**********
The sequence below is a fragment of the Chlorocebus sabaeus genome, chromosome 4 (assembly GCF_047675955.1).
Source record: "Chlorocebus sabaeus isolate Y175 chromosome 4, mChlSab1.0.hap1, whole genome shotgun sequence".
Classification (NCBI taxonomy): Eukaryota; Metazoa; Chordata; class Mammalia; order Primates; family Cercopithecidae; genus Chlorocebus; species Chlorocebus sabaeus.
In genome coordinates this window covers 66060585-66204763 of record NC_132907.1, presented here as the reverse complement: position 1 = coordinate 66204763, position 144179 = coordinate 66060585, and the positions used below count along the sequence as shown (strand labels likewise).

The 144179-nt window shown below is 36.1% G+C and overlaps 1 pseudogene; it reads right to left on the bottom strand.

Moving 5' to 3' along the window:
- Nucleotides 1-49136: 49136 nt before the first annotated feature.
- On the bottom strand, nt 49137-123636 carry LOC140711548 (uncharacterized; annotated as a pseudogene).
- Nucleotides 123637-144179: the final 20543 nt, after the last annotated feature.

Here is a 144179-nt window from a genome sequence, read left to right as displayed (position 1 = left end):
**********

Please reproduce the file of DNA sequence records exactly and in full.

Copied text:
The sequence below is a fragment of the Chlorocebus sabaeus genome, chromosome 4 (assembly GCF_047675955.1).
Source record: "Chlorocebus sabaeus isolate Y175 chromosome 4, mChlSab1.0.hap1, whole genome shotgun sequence".
Classification (NCBI taxonomy): Eukaryota; Metazoa; Chordata; class Mammalia; order Primates; family Cercopithecidae; genus Chlorocebus; species Chlorocebus sabaeus.
In genome coordinates this window covers 66060585-66204763 of record NC_132907.1, presented here as the reverse complement: position 1 = coordinate 66204763, position 144179 = coordinate 66060585, and the positions used below count along the sequence as shown (strand labels likewise).

The 144179-nt window shown below is 36.1% G+C and overlaps 1 pseudogene; it reads right to left on the bottom strand.

Moving 5' to 3' along the window:
- Nucleotides 1-49136: 49136 nt before the first annotated feature.
- On the bottom strand, nt 49137-123636 carry LOC140711548 (uncharacterized; annotated as a pseudogene).
- Nucleotides 123637-144179: the final 20543 nt, after the last annotated feature.

Here is a 144179-nt window from a genome sequence, read left to right as displayed (position 1 = left end):